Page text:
The wait is over, the time for getting down is now.
Video directed by Angie Scarpa, all photos by Rommel Alcantara

Wajatta: KCRW Live from HQ

Intimate performances, fresh sounds, and candid conversations with a view.

Cancel your Peloton class and lock into this deep, improvisatory, and motivational as hell Wajatta rave — comin’ atcha Live From KCRW’s Annenberg Performance Studio. The pairing of LA techno-house maestro John Tejada, known for his world-building musical precision (dating back to the mid-1990s), with absurdist sonic comedian Reggie Watts might not seem an obvious combo at first. But all it takes is one spin of their debut 2018 single “Runnin’” to get in sync with their chemistry. Tejada’s expansive dance music palette gives way to rich soundscapes for Watts to work his lyrical magic, ranging from comedic to cosmic.

More: John Tejada KCRW Guest Mix (2016)

The duo returned in 2023 with Waiting For The Get Down, featuring a dancefloor pulse that hovers around 130 bpm and Watts serving up similar workouts for the mind: humorous musings on the nature of existence, modern life, presence, and the future.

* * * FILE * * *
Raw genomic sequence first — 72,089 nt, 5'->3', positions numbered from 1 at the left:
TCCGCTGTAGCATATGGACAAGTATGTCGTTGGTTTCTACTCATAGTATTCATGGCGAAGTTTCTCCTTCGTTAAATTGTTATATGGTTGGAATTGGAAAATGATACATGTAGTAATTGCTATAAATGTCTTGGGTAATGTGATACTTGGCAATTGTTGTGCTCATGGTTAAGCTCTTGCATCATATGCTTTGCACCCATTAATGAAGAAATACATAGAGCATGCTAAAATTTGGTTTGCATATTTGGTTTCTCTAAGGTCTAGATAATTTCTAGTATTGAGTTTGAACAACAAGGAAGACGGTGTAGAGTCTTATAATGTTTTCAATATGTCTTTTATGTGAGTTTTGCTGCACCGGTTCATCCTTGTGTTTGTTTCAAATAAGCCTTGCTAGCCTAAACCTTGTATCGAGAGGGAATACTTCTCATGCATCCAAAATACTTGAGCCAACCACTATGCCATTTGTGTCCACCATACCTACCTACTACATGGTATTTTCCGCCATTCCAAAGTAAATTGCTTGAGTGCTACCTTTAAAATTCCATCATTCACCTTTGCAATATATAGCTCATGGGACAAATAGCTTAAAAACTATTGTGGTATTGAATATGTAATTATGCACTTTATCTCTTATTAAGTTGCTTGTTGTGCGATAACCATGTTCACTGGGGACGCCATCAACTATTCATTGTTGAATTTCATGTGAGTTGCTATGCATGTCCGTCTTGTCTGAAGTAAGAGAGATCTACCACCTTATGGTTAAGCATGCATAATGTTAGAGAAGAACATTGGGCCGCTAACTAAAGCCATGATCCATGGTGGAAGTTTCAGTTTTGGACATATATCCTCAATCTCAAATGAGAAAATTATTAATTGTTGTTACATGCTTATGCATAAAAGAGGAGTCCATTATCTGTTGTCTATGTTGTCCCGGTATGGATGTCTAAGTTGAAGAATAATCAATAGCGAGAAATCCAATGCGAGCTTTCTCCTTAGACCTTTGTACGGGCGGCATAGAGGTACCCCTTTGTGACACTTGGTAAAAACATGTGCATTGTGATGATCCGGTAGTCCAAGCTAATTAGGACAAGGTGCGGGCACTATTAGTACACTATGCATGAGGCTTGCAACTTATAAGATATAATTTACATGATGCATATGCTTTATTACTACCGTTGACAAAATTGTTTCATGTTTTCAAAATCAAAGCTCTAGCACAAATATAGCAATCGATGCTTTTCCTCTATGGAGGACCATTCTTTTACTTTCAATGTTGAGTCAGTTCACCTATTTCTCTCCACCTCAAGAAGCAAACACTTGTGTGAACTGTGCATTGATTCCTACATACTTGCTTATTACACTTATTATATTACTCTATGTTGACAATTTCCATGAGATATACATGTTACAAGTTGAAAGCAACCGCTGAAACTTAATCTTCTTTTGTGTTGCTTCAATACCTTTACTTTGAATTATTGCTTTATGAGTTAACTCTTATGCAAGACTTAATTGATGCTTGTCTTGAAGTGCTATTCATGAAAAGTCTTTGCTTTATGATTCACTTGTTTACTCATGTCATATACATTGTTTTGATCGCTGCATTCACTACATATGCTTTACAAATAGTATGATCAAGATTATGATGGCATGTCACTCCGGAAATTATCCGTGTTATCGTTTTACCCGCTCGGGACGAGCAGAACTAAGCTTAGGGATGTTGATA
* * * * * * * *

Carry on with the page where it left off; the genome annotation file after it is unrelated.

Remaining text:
It’s a knockout record, but Wajatt’s storied live performances have been few and far between — which makes their nearly hour-long live set for KCRW a real treat to be savored. Enjoy cuts from throughout their catalog, like 2021 single “Don’t Let Get You Down,” current jam “Again and Again,” and (of course) “Runnin’.” Each version is tailored for this performance and this performance only. Tejada stays in the mix, making the whole endeavor feel like a seamless track, while Watts riffs, scats, unveils a pitch perfect “radio voice,” and offers vital words of wisdom like, “use your turn signals.” When you’re ready for the cool down, read and watch on for the interview, where Watts and Tejada give FREAKS ONLY host Travis Holcombe the full backstory behind their collaboration and share how they keep it creative. 

More: KCRW’s Straight from the heart: a romantic adventure with Reggie Watts (2017)

The following interview has been edited and condensed for clarity.

Travis Holcombe: How did this creative collaboration begin?

Reggie Watts: In the club.

John Tejada: Yeah, Reggie came to a show. But actually, we have a lot of mutual friends. Every once in a while one of [Reggie’s] friends would say, “Hey, Reggie, wants your number.” But it didn’t [ever happen that way], we just had to meet in person. So it was just kind of meant to be because we have so many mutual friends that we're both really close with. Eventually we ended up in the same room and then yeah, it just had to happen. But it took a little while before [we released any music]. We weren't in a rush… or we didn't think anybody wanted to hear it.